Sunday, January 26, 2014

Action Figure Review: Wonder Woman Vs. Katana from The New 52 Justice League by DC Collectibles

   
     So, my rule about really only picking up Batman related heroes and villains for can sometimes be difficult because Batman interacts with pretty much everyone in the DC Universe at one point or another. I've kind of had to work on my policy here and there and apply the virtue of discernment or else I'd still be buying every DC figure that gets released. Generally, if someone is a prominent character in a Bat-family book or appears multiple times in one of Batman's own titles (not Justice League or something) I'll give them a pass. Katana definitely has some major Batman credentials, though. Not only was she a member of the Outsiders back in the old days but she also is a member of the Birds of Prey in the New 52 and is a significant character in Beware the Batman. She's packaged with Wonder Woman which is fine with me because 1. She's Wonder Woman; 2. She's really nice looking and 3. She's a good action figure. Ready for a look at this two-pack of Katana and Wonder Woman? Then join me after the break....



  
    Katana measures in at 6 3/8th inches tall while Wonder Woman comes in somewhere between 6 3/4 and 7 inches tall. Other than the Arkham videogame based figures, DC Collectibles has been keeping a pretty nice, unified style to their New 52 figures, which I really like. These figures very nicely match their comic book counterparts. They don't really feel artistic specific which honestly isn't a bad thing, especially if you're posing multiple figures together. One thing that does bother me about this set is that when it was released in late spring of 2013, the included Wonder Woman figure had already been released twice before (once by herself and once in the Justice League "We Can Be Heroes Set". If you wanted Katana and already had this Wonder Woman figure, you were going to be stuck with a duplicate. DC Collectibles did this again with the Arkham two packs that each included one of the Abramovici Twins and a figure many collectors already had purchased a few years prior. Why not pack the twins together, right? Fortunately, it doesn't look like DC Collectibles is going to be carrying on this practice based on product shown for next year, so hopefully they've learned that many fans just refused to buy figures this way.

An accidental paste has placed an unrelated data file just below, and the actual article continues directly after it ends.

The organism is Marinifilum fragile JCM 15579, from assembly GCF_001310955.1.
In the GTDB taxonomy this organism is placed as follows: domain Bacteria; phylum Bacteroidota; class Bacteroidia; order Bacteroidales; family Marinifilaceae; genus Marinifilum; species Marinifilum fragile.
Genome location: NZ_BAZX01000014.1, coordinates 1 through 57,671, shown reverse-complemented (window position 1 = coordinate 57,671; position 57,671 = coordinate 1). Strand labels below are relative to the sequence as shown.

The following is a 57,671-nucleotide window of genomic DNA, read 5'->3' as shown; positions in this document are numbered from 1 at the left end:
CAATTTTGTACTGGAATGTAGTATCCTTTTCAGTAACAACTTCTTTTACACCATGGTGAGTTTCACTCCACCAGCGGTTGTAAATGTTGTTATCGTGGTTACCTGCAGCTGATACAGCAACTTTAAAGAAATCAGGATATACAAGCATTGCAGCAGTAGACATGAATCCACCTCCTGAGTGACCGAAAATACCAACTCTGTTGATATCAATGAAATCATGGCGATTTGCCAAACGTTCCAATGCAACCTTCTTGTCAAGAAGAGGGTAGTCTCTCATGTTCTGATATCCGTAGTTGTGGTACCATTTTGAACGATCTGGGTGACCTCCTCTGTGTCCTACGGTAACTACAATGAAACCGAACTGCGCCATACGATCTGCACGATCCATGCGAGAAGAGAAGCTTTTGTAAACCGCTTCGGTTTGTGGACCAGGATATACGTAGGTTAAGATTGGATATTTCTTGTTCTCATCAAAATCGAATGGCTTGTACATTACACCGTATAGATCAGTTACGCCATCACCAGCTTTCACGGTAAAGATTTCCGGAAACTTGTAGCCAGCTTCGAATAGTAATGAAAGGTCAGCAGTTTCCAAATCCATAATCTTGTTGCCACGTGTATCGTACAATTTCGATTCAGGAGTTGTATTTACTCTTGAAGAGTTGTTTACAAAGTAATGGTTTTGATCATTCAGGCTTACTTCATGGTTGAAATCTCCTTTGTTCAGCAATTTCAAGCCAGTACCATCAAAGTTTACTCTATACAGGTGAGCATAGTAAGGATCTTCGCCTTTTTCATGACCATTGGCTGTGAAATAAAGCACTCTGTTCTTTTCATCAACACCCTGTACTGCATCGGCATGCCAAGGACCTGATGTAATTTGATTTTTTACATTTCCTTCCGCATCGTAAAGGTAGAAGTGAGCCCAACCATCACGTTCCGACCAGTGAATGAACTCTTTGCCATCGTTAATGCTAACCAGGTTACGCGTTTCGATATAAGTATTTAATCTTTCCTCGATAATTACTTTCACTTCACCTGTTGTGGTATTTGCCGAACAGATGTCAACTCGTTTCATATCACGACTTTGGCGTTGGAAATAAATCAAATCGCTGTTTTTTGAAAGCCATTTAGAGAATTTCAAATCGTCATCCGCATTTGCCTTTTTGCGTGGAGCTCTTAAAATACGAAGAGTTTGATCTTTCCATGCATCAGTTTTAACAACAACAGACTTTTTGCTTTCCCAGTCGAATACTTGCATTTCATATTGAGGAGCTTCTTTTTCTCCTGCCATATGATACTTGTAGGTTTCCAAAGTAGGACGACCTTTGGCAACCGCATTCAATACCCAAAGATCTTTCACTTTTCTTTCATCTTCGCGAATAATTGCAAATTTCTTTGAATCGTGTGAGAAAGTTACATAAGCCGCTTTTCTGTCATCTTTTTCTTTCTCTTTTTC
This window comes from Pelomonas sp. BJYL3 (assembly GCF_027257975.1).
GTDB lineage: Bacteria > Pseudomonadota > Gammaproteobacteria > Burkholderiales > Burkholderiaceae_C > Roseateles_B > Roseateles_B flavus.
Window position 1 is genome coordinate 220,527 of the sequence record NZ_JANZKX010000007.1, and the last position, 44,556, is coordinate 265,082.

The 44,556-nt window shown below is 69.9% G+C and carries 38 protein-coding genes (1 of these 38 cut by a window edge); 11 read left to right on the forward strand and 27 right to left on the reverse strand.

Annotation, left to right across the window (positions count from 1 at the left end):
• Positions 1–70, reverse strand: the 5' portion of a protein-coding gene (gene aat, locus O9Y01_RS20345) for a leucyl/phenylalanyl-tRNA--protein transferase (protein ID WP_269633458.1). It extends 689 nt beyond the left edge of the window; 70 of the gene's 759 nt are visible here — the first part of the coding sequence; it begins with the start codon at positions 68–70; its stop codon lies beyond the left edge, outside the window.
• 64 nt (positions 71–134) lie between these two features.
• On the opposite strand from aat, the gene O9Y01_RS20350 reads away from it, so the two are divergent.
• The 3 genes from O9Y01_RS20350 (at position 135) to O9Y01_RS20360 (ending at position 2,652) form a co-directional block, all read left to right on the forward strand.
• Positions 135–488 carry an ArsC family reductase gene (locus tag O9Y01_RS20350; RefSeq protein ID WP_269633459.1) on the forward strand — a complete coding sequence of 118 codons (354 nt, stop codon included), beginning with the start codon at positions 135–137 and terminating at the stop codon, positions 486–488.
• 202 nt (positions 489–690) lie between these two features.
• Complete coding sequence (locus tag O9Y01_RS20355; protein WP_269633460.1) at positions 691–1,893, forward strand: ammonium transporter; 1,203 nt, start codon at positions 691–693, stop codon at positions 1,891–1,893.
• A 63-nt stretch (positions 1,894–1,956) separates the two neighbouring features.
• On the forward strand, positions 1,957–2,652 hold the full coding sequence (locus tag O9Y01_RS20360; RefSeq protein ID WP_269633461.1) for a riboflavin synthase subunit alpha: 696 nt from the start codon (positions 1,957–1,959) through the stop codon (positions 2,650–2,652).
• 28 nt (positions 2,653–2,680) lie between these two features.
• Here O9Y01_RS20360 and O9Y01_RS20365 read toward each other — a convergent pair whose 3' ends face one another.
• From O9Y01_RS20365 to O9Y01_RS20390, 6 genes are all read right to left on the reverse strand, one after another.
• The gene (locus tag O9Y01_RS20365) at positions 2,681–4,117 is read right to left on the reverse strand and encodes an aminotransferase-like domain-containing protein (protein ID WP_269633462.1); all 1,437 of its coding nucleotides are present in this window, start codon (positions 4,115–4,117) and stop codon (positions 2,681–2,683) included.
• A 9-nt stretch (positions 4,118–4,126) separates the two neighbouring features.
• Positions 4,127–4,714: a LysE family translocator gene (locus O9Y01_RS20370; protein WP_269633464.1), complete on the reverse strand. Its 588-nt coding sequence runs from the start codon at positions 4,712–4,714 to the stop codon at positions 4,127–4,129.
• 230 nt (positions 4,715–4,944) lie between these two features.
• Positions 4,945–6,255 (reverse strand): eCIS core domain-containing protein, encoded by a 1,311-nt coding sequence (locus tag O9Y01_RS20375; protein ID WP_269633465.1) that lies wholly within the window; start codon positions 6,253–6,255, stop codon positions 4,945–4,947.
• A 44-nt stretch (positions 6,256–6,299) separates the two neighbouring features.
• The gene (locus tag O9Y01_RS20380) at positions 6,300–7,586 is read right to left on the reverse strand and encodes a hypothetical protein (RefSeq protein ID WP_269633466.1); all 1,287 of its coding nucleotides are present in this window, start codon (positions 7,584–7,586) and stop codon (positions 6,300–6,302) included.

If you've ever owned figures from DC Collectibles or DC Direct, you'll be familiar with the articulation style. It's not completely barebones, but it's not DCUC either. Most figures are designed to look good in one single pose. Katana features: boot swivels, hinged knees, swivel hips, swivel/ hinge shoulders, bicep swivels, a swivel/ hinge right elbow, a hinged left elbow, a swivel right forearm, and a swivel neck. Her right boot swivel is a little loose, but it doesn't seem to prevent her from standing. Honestly, though, if a collector targeted figure doesn't have some sort of hip articulation besides just a swivel, is there any reason for leg articulation like knees? Katana's asymmetrical arm articulation is interesting as her armored right arm has a fair amount of joints. The elbow is really weird, though; with the armored panels on her arm I was unable to get hardly any hinge movement out of it.